Poor Posture Contributing to Back Pain, Neck Pain and General Fatigue

By Angus Macnab

According to the British Chiropractic Association 32% of the population spends more than 10 hours per day sitting. It has been found from research that the 90 degree sitting position causes greater spinal disc movement than any other sitting position. Without careful thought and an understanding of how to maintain good posture throughout the day, whether at work or at home, illness can result caused by muscular, disc and joint disorders and constriction of blood vessels and nerves, all of which can contribute to back and neck pain, as well as headaches and fatigue.

How can we examine whether we have good posture?

One method is to simply stand in front of a full length mirror and check that your head is straight, your shoulders are level, your hips are level, your kneecaps face the front and your ankles are straight. Then look at yourself from the side and check that, your head is straight rather than slumped forwards or backwards, your chin is parallel to the floor, your shoulders are in line with your ears, your knees are straight and that there is a slight forward curve to your lower back. It is important to remember that a healthy spine is not a straight one. The spine should curve inwards at the neck, outwards at the chest and inwards at the lower back. Clearly if the two curves do not balance each other to spread the pull of gravity then the muscles, ligaments and joints have to work harder to support the weight of the head and body.

Poor posture is commonly found in the work place as we sit at computers in unsuitable office chairs and speak frequently on mobile phones.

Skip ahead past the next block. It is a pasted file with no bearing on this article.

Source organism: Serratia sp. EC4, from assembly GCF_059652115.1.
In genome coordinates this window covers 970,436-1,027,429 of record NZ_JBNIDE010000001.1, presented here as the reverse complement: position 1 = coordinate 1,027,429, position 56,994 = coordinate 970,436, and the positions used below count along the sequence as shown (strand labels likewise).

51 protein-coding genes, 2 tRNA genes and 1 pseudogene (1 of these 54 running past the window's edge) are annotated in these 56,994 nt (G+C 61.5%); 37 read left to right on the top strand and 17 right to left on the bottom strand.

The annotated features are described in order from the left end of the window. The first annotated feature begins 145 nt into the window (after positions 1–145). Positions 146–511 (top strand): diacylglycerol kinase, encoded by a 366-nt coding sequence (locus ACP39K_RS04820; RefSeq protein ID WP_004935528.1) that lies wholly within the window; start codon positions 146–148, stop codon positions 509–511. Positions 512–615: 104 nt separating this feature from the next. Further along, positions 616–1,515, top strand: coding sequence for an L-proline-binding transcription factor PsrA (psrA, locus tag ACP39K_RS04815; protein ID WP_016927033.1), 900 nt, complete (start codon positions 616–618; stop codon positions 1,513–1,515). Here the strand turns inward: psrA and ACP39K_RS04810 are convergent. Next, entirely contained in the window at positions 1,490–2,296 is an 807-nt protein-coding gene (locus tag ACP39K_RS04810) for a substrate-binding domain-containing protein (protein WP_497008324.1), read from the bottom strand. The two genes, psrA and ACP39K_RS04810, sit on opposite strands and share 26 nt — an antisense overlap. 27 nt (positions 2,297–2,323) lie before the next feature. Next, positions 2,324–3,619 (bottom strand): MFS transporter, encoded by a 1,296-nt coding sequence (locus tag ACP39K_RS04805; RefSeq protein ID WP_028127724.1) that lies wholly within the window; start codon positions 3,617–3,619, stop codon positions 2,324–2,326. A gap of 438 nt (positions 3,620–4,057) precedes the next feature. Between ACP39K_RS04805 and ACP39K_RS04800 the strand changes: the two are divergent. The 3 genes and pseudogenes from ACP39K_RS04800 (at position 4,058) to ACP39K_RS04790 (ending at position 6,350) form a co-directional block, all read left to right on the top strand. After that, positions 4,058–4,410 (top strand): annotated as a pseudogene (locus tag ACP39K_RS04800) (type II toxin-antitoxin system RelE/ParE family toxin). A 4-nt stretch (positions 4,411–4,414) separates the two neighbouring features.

How can we improve posture?

Try to avoid slouching with your shoulders hunched as you work at the computer, carry heavy objects in two hands in front of you rather than on one side of the body, do not cradle your mobile phone between your neck and shoulder and try to avoid wearing high heeled shoes.

Take a good look at your office and in car seating. Ensure that it has sufficient lumbar support. If it does not then purchase a lumbar back support; memory foam products are very effective as they mould to shape to your body, as if made especially for you. Ensure that the sitting angle is correct so that pressure on the lower back is reduced. Seat wedges, in particular the coccyx cut out seat wedge, can help to relieve the pressure on the lower back and back pain whilst sitting. Also do not sit for too long in one position, take a break and walk around the office, to stretch muscles and ensure they do not become over tense.

If you feel you have poor posture then it is time to exercise the weakened part of the body to rebuild muscle strength so that it supports your skeletal structure effectively.

Visit a physiotherapist, osteopath or personal trainer and create a program designed specifically for you, providing a range of strengthening exercises for the lower body and core and corrective stretching and back extension exercises.

Product Help Clinic:
View a full range of standard and memory foam seat wedges, lumbar supports, lumbar rolls and neck pillows at support4physio.co.uk, on-line Physiotherapy Supplies direct to the public and practitioner.

Disclaimer: Professional independent medical advice should be taken before acting on any of the information given in this article.

Angus BR Macnab
BSc Hons Medical Biochemistry

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